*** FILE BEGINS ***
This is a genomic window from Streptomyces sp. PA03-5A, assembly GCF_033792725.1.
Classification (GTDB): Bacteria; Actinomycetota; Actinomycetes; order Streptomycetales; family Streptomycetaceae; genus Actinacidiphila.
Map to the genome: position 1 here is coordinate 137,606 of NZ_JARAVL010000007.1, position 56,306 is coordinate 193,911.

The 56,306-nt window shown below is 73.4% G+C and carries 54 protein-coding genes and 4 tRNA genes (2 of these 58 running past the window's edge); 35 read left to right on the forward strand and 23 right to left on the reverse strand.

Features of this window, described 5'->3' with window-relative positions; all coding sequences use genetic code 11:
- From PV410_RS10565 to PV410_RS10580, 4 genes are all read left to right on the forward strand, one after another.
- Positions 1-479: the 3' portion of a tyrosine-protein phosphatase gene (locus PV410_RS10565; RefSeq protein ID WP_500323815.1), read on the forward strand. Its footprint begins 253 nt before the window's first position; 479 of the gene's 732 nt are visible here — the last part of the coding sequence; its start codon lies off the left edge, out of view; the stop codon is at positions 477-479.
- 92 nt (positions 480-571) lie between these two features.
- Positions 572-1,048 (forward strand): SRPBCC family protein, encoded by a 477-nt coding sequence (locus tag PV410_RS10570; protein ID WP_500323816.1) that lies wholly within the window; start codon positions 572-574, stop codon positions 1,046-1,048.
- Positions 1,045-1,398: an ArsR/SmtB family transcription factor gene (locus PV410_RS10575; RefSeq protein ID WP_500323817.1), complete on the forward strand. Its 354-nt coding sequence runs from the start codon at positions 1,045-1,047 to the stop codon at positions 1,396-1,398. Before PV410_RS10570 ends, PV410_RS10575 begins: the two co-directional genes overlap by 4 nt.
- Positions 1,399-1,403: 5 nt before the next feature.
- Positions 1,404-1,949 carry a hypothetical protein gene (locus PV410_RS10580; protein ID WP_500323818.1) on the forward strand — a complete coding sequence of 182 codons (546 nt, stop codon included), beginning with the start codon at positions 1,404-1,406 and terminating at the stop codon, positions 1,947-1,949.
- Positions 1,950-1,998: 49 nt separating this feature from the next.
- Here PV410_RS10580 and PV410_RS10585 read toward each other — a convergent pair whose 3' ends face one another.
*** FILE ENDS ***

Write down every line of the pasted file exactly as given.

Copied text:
This is a genomic window from Streptomyces sp. PA03-5A, assembly GCF_033792725.1.
Classification (GTDB): Bacteria; Actinomycetota; Actinomycetes; order Streptomycetales; family Streptomycetaceae; genus Actinacidiphila.
Map to the genome: position 1 here is coordinate 137,606 of NZ_JARAVL010000007.1, position 56,306 is coordinate 193,911.

The 56,306-nt window shown below is 73.4% G+C and carries 54 protein-coding genes and 4 tRNA genes (2 of these 58 running past the window's edge); 35 read left to right on the forward strand and 23 right to left on the reverse strand.

Features of this window, described 5'->3' with window-relative positions; all coding sequences use genetic code 11:
- From PV410_RS10565 to PV410_RS10580, 4 genes are all read left to right on the forward strand, one after another.
- Positions 1-479: the 3' portion of a tyrosine-protein phosphatase gene (locus PV410_RS10565; RefSeq protein ID WP_500323815.1), read on the forward strand. Its footprint begins 253 nt before the window's first position; 479 of the gene's 732 nt are visible here — the last part of the coding sequence; its start codon lies off the left edge, out of view; the stop codon is at positions 477-479.
- 92 nt (positions 480-571) lie between these two features.
- Positions 572-1,048 (forward strand): SRPBCC family protein, encoded by a 477-nt coding sequence (locus tag PV410_RS10570; protein ID WP_500323816.1) that lies wholly within the window; start codon positions 572-574, stop codon positions 1,046-1,048.
- Positions 1,045-1,398: an ArsR/SmtB family transcription factor gene (locus PV410_RS10575; RefSeq protein ID WP_500323817.1), complete on the forward strand. Its 354-nt coding sequence runs from the start codon at positions 1,045-1,047 to the stop codon at positions 1,396-1,398. Before PV410_RS10570 ends, PV410_RS10575 begins: the two co-directional genes overlap by 4 nt.
- Positions 1,399-1,403: 5 nt before the next feature.
- Positions 1,404-1,949 carry a hypothetical protein gene (locus PV410_RS10580; protein ID WP_500323818.1) on the forward strand — a complete coding sequence of 182 codons (546 nt, stop codon included), beginning with the start codon at positions 1,404-1,406 and terminating at the stop codon, positions 1,947-1,949.
- Positions 1,950-1,998: 49 nt separating this feature from the next.
- Here PV410_RS10580 and PV410_RS10585 read toward each other — a convergent pair whose 3' ends face one another.